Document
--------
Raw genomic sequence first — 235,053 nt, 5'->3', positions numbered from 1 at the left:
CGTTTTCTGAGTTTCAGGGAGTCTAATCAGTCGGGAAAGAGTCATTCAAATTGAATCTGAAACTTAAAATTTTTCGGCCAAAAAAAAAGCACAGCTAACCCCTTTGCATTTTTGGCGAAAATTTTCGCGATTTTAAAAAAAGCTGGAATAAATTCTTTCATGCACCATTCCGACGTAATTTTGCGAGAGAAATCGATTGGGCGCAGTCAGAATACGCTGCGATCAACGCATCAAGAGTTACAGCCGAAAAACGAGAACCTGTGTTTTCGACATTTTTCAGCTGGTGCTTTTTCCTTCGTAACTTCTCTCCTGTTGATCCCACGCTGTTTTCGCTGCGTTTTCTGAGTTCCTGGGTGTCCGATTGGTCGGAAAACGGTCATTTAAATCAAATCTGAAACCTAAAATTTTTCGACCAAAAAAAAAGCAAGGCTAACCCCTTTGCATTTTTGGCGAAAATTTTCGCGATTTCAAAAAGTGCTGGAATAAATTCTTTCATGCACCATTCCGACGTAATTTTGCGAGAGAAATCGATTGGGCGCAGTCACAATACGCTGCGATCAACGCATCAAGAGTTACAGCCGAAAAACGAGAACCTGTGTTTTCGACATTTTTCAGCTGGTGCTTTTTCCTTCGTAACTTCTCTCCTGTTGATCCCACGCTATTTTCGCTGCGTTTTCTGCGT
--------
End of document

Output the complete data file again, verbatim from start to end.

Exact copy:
Raw genomic sequence first — 235,053 nt, 5'->3', positions numbered from 1 at the left:
CGTTTTCTGAGTTTCAGGGAGTCTAATCAGTCGGGAAAGAGTCATTCAAATTGAATCTGAAACTTAAAATTTTTCGGCCAAAAAAAAAGCACAGCTAACCCCTTTGCATTTTTGGCGAAAATTTTCGCGATTTTAAAAAAAGCTGGAATAAATTCTTTCATGCACCATTCCGACGTAATTTTGCGAGAGAAATCGATTGGGCGCAGTCAGAATACGCTGCGATCAACGCATCAAGAGTTACAGCCGAAAAACGAGAACCTGTGTTTTCGACATTTTTCAGCTGGTGCTTTTTCCTTCGTAACTTCTCTCCTGTTGATCCCACGCTGTTTTCGCTGCGTTTTCTGAGTTCCTGGGTGTCCGATTGGTCGGAAAACGGTCATTTAAATCAAATCTGAAACCTAAAATTTTTCGACCAAAAAAAAAGCAAGGCTAACCCCTTTGCATTTTTGGCGAAAATTTTCGCGATTTCAAAAAGTGCTGGAATAAATTCTTTCATGCACCATTCCGACGTAATTTTGCGAGAGAAATCGATTGGGCGCAGTCACAATACGCTGCGATCAACGCATCAAGAGTTACAGCCGAAAAACGAGAACCTGTGTTTTCGACATTTTTCAGCTGGTGCTTTTTCCTTCGTAACTTCTCTCCTGTTGATCCCACGCTATTTTCGCTGCGTTTTCTGCGT